- Some of the negative studies about artificial sweeteners are either surveys or epidemiological studies. These types of studies do not take into account exercise, pre-existing conditions, quality of diet, water intake, medications, mental status, relationships, supplementation, stress levels etc. etc. This means that the data might come from large groups of people who never exercise and eat fast food every day so we can’t truly establish cause and effect.
- One example is the Northern Manhattan Study which actually did control a few variables such as diet and they found no negative effects from diet sodas when everyone was eating relatively the same healthy diet.
- Quantity and quality must be taken into account and this is simply missing in these types of studies. How much diet soda consumed must be taken into account and the overall quality of a patient’s lifestyle and diet are paramount in coming to the right conclusion.
- Most studies show that diet soda is actually consumed mainly by unhealthy people who consume unhealthy diets. That means they already have at least one disease such as diabetes for example and they are trying to get “healthier” by switching from regular Coke to Diet Coke. This clearly will not have much of an impact.
Are there any truly negative effects of diet soda?
The one clear problem from excessive consumption is poor dental health, especially in children. Diet sodas are very acidic which has been shown to negatively affect dental health and yellowing of teeth. But once again, these studies clearly explain that the negative effects are much worse when proper dental hygiene is not practiced in combination with the consumption.
Additionally, regular sodas with sugar are far worse than diet sodas in this regard for dental health. Lastly, these studies clearly state that overconsumption of diet sodas create poor dental health. Once again, this brings us back to quantity, frequency, and quality.
If you have the genetic condition phenylketonuria (PKU) then the phenylalanine in diet sodas may reach toxic levels if you consume too many diet sodas. Phenylalanine is a naturally-occurring amino acid also found in aspartame but if you have PKU then your body won’t metabolize it correctly and you should avoid diet sodas.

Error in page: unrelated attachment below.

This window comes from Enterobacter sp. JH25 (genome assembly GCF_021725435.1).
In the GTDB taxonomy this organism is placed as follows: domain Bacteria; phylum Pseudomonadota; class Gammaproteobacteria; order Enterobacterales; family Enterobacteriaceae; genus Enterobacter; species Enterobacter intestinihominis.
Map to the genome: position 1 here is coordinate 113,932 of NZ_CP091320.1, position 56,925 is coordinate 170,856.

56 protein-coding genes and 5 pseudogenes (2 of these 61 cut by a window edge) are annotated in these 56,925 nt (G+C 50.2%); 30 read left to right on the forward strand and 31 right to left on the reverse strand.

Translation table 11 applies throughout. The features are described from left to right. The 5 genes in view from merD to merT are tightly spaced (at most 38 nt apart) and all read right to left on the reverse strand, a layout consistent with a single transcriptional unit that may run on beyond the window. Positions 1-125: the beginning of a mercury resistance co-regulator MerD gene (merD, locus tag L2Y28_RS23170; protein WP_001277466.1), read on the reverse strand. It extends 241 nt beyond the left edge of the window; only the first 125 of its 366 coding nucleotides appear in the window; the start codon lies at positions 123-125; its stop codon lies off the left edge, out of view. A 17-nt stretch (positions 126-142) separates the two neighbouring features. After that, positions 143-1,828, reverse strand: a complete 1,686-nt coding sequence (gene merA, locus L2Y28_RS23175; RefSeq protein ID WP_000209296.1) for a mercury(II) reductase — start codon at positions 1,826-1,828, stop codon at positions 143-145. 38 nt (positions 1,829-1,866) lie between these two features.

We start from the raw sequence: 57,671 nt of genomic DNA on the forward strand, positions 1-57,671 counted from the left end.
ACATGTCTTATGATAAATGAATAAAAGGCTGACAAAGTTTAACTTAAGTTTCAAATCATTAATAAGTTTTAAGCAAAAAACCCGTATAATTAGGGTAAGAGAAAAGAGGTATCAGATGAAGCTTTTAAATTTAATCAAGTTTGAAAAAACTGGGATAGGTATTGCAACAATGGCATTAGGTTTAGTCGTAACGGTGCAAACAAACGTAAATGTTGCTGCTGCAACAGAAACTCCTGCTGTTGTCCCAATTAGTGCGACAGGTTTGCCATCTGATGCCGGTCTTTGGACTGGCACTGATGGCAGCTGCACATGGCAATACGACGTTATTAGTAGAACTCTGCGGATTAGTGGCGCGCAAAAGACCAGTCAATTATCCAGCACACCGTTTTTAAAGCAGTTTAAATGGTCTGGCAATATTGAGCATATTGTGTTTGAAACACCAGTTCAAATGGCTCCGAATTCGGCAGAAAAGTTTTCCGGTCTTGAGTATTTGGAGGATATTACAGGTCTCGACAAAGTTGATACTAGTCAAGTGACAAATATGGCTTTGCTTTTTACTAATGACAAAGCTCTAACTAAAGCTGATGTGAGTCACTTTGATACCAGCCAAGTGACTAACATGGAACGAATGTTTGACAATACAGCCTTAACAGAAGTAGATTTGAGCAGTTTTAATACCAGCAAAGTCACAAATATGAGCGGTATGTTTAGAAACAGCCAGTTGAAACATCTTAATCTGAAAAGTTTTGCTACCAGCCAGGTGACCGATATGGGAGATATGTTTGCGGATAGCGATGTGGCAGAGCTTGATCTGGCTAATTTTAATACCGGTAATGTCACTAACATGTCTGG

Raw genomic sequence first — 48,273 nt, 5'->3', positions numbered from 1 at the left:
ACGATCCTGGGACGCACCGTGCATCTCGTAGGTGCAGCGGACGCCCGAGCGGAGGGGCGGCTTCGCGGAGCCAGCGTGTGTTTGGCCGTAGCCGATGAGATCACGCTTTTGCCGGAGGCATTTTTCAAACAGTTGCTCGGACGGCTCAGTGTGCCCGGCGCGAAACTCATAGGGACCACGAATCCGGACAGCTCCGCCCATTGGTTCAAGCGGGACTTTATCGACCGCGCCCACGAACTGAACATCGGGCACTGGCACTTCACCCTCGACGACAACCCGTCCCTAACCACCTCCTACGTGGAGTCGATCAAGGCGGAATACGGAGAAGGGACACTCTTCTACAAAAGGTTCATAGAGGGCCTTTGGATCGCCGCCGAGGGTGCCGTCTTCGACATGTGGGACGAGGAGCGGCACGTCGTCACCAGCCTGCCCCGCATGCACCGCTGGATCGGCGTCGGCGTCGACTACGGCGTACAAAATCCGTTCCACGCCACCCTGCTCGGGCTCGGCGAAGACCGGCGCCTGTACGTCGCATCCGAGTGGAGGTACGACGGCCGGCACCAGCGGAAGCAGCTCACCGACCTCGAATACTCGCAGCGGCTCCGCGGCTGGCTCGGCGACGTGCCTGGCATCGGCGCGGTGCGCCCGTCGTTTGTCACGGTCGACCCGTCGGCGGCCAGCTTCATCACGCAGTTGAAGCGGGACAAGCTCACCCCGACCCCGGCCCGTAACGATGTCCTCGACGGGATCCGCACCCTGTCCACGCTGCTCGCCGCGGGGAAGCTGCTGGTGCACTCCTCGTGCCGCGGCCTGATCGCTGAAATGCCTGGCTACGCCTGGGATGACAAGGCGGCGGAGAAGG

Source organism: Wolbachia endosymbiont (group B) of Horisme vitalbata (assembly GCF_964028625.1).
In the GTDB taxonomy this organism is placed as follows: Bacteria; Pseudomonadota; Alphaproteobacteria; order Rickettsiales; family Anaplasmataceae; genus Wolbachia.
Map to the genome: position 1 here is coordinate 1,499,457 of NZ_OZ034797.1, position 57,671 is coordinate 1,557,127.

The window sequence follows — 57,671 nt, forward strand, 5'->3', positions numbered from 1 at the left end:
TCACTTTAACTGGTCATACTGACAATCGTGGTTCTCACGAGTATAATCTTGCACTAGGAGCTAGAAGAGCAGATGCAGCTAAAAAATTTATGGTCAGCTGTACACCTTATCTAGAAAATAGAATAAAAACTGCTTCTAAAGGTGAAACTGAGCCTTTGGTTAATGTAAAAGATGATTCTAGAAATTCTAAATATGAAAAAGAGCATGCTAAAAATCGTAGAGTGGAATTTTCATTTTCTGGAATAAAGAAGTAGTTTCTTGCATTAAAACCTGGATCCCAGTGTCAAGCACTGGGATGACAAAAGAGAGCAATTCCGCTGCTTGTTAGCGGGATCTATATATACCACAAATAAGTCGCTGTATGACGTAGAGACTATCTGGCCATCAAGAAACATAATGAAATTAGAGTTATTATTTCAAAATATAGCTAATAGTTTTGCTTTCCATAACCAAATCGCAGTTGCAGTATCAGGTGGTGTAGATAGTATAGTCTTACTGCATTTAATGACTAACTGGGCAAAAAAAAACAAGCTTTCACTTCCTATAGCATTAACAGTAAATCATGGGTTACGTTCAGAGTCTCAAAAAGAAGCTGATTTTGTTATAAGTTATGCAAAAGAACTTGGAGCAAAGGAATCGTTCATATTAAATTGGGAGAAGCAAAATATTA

There are some preliminary studies showing negative effects on gut bacteria resulting in insulin resistance and induction of similar bacterial colonies as those in obese individuals but again these are on rodents. Even the researchers themselves state that it is far too soon to make any solid conclusions especially since the research was done on mice and not humans.
Even if future studies do show that artificial sweeteners negatively affect the gut microbiome in humans, it will take consistent and excessive consumption for that to happen.
So what course of action should you take?
If you are trying to lose weight by eating a healthy diet and exercising then studies have shown that using diet sodas to reduce calories is an effective strategy for weight loss. This allows you to have something sweet when you really want it during a dieting phase without depriving yourself or slowing down your progress.
Always be wary of sensationalized news headlines designed to grab reader’s attention and campaigns designed to create mass hysteria. The media doesn’t understand how to truly interpret scientific information so they are not a reliable source for health information.
Stop worrying about artificial sweeteners but of course, don’t consume excessive amounts. Enjoy a diet soda now and then such as when you’re at the movies or if you just want something sweet without the calories. Technology can be really amazing and these sweeteners are examples of how science can improve your quality of life.
This article is written to alleviate any concerns about artificial sweeteners when consumed in reasonable moderation and its message is not to suggest you should start drinking more diet sodas.
Personally, I average about 1 diet soda every three months such as when I’m at a social event, the movies or when I’m dining out. So that’s about 4 diet sodas a year and I enjoy them without hesitation. Although, if you consumed a little more than I do you would probably still be ok. Enjoy your life!